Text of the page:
| No |
---|---|

| Yes, defined in the ARTEMiS guide block. |

| Yes |

| Yes |

# Example

The following example compare the ARTEMiS Distributed Parameters Line with Variable Internal Fault Distance with a line fault modeled with two distinct line section. The example helps to put in context the error introduced by the model with regards to the normal ARTEMiS line model, that implement the standard Bergeron line model with lumped loss.

Inside the ADPLF, the user can implement its own fault scheme as seen in the following figure. In our case, a single-phase fault to ground is implemented.

The main error will arise for faults near the line terminal because a lumped loss of R/8 instead of R/4*fault_length/line_length. Remember that a normal Bergeron line with loss has R/4 loss at each end and R/2 in the middle with losses proportional to line length section. In the case of the ADPLF, this loss is fixed and no more proportional to section length.

The line used for the test is 100 km in length and has a 0.01273 (direct) and 0.3864 (homopolar) Ohms/km series losses. The line has a minimum transmission delay of approximately 333 µs and the minimum fault distance is approximately 15 km for a simulation time step of 50 µs (50/3.33, see **Limitations**). The user must use pi-line to simulate shorter faults. The test consists on a 4-cycle single-phase to ground fault on the line from steady-state.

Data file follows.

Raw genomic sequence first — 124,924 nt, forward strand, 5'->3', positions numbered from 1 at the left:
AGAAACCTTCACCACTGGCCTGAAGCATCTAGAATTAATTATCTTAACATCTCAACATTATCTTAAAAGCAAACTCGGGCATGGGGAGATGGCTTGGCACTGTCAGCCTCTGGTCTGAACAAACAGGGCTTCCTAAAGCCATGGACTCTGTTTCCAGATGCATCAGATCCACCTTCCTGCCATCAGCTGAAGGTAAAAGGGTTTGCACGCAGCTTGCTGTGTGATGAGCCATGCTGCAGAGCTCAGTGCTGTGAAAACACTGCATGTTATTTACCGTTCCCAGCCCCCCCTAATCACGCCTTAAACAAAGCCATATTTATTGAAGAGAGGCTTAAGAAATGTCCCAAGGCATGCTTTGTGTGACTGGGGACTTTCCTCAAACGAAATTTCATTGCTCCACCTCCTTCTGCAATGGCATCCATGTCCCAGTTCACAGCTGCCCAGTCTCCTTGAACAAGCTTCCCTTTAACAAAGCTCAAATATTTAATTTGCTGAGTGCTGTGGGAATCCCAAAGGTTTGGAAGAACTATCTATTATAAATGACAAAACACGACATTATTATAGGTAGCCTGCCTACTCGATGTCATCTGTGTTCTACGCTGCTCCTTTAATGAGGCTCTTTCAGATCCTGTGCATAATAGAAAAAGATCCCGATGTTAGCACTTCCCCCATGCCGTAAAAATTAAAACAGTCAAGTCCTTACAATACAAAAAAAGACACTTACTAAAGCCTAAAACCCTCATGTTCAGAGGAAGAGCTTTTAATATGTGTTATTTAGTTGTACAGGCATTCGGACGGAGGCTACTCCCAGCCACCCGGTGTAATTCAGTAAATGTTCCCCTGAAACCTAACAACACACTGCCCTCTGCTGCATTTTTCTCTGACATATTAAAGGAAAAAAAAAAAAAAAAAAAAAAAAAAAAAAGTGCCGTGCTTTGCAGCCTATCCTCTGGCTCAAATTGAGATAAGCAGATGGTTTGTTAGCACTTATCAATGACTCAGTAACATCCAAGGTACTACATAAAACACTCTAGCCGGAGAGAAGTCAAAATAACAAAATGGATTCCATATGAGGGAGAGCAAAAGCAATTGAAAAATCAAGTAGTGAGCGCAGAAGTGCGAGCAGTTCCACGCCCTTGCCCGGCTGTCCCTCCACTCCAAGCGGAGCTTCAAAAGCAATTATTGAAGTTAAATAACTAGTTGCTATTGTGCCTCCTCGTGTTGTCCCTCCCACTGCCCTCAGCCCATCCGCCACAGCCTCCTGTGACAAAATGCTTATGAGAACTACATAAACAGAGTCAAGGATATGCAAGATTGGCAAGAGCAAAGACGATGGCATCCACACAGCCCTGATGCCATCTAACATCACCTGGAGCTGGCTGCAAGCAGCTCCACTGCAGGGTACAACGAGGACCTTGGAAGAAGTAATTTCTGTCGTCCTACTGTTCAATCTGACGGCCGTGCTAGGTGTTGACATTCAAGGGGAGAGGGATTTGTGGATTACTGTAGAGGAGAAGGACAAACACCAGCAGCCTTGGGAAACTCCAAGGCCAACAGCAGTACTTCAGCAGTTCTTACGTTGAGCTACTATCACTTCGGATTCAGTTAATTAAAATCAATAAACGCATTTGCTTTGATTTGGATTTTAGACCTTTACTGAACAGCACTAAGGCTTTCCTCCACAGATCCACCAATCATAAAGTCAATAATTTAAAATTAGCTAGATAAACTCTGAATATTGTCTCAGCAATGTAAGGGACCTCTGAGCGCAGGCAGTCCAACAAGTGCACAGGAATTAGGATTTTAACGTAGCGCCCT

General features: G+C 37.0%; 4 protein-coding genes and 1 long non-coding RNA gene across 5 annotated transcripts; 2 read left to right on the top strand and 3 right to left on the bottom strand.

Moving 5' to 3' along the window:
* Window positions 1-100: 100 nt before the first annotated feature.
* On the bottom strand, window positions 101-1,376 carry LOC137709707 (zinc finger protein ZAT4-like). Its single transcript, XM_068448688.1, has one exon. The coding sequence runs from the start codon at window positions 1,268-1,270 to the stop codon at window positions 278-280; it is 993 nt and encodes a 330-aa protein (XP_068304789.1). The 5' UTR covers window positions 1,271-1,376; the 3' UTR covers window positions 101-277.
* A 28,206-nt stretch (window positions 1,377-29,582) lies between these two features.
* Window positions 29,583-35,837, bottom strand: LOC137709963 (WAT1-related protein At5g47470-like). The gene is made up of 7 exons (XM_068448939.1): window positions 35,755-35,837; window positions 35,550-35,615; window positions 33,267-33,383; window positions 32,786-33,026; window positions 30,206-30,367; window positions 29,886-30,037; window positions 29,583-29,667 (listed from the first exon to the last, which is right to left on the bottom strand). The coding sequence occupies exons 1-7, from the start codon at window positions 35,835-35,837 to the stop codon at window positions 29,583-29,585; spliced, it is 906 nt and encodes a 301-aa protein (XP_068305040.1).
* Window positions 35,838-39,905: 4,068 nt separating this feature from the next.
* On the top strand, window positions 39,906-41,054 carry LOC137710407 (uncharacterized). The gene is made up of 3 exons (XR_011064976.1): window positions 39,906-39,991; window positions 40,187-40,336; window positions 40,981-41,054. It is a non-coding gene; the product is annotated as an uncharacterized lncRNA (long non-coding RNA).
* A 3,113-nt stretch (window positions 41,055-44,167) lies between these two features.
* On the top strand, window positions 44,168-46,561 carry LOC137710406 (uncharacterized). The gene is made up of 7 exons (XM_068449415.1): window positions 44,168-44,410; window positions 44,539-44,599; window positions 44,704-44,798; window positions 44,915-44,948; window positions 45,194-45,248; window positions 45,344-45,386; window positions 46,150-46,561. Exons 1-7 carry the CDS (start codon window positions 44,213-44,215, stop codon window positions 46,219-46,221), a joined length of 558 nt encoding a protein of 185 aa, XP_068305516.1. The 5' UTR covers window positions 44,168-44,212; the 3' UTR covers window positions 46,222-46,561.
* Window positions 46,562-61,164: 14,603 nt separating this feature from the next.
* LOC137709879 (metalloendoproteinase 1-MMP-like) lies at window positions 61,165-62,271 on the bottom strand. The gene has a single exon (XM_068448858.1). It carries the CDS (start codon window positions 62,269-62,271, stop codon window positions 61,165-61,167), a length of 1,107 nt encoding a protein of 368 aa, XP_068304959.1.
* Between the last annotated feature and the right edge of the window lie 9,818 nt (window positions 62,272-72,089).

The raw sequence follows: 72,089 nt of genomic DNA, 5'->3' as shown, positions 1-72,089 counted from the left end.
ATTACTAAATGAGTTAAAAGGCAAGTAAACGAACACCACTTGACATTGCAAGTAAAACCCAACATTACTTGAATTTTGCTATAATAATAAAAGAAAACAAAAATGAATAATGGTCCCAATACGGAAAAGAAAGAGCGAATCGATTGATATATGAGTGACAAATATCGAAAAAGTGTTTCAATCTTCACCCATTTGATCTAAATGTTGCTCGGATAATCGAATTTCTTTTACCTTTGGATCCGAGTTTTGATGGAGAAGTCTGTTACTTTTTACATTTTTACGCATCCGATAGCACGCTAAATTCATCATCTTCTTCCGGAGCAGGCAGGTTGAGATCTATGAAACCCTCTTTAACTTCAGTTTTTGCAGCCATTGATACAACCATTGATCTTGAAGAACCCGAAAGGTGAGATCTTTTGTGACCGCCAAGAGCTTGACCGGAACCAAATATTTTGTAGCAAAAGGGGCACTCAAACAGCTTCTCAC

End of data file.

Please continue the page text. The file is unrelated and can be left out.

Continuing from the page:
The line is completely opened at 0.11 seconds. Because the line is not loaded, the per-fault steady-state current is quite small.

The next two figure shows the results for a very short and a mid-line fault. On the short fault, one can observe that the input current during the fault is smaller than the reference. This is caused by the lumped losses of the line end which is bigger than normal.

If we now make a fault at mid-line point, the two results are exactly the same. This is normal because the ADPLF assume a fixed losses distribution corresponding to a mid-line separation. Fault current is lower in this case also as expected for a fault occurring farther from the power source.

# Limitations

**Usage in RT-LAB as task decoupling elements**

The ADPLF model cannot be used as a separating element in RT-LAB.

**Short distance fault limit**

The ADPLF model can only implement a fault occurring at a distance corresponding to one time step of propagation of the line (the fastest mode for the 3-phase line). If a shorter fault distance needs to be implemented, a pi-line model is recommended. As a quick rule of the thumb, considering the speed of light of 300000km/s, a 3.33µs/km relation exists between the minimum time step and minimal fault distance of the model.

# Related Items

Since ARTEMiS 7.3.5, a new DPL models with fault is available in the SSN section of ARTEMiS. This new SSN-based DPL with fault model is more precise because it distributes the line losses proportionally to the fault distance.

# References

[4] Dommel, H., “Digital Computer Solution of Electromagnetic Transients in Single and Multiple Networks”. IEEE Transactions on Power Apparatus and Systems, Vol. PAS-88, No. 4, April, 1969.